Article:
Last week, on an indoor range, I was practicing at 18-meters. There weren’t many other people there at that time. Steve was there. Steve’s a coach and was working with a student.
I’m accustomed to practicing while coaching is happening around me. I listen to what is being said between ends. I’ve picked up more than one free tip from Steve while he’s coaching.
Anyway, I was working away at 18-meters. I’d been shooting pretty good. Then, on one shot I hit a 9. Now a 9 isn’t bad but I’d been hitting 10s. Here’s what happened – Steve walks over to grab arrows from a ground quiver about 2 inches from me. The distraction was all it took to miss the 10.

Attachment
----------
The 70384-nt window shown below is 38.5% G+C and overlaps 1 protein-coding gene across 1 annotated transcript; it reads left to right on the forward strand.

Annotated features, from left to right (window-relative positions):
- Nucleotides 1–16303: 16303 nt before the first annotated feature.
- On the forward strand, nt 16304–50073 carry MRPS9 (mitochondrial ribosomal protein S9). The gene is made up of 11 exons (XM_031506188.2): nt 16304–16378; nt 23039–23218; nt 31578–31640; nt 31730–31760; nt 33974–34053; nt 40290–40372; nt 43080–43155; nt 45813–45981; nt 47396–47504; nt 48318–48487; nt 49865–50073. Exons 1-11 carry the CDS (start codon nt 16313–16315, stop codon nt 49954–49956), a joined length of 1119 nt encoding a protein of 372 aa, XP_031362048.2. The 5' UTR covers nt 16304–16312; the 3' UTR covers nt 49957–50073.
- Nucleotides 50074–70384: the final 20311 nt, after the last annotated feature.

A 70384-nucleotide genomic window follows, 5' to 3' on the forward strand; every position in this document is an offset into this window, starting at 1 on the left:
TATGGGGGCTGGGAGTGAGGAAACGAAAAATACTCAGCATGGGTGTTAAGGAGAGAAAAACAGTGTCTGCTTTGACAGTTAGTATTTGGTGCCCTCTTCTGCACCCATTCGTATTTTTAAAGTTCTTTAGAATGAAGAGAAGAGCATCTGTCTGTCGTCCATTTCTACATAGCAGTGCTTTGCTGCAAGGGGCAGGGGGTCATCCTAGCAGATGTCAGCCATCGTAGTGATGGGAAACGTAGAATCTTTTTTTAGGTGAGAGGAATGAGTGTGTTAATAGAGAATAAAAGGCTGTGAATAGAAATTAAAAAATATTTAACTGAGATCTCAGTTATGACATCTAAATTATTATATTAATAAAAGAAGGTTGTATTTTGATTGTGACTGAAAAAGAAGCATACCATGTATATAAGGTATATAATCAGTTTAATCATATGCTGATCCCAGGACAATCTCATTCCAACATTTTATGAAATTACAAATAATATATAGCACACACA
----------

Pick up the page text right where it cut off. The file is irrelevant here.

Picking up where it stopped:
I laughed and said, “Thanks, Steve! That 9 is on you.” He, too, laughed and added, “You need to learn to block distraction.” Of course he’s right. Who knows, I may have hit the 9 regardless of Steve nearly knocking me over. (Yes, Steve that’s how I telling it) I mean, it wouldn’t have been my first 9.
Distractions happen. They really can’t be allowed to mess with your shooting. The other day I had another distraction. A stink bug.
Practicing at 18-meters on my outdoor range I was again doing pretty good. At full draw, all focused, letting my brain relax, finding silence, being one with the arrow and channeling my inner Yoda, this stink bug lands on the lens of my scope. Yep, the arrow was off in the millisecond of bug to glass impact.
I heard the arrow hit the target. I was expecting to find it some where in the white and glad it didn’t sail off into the woods. I lifted my binoculars to find the arrow. What I found was a real surprise.
The shot turned out good. Sometimes luck is a good thing to have.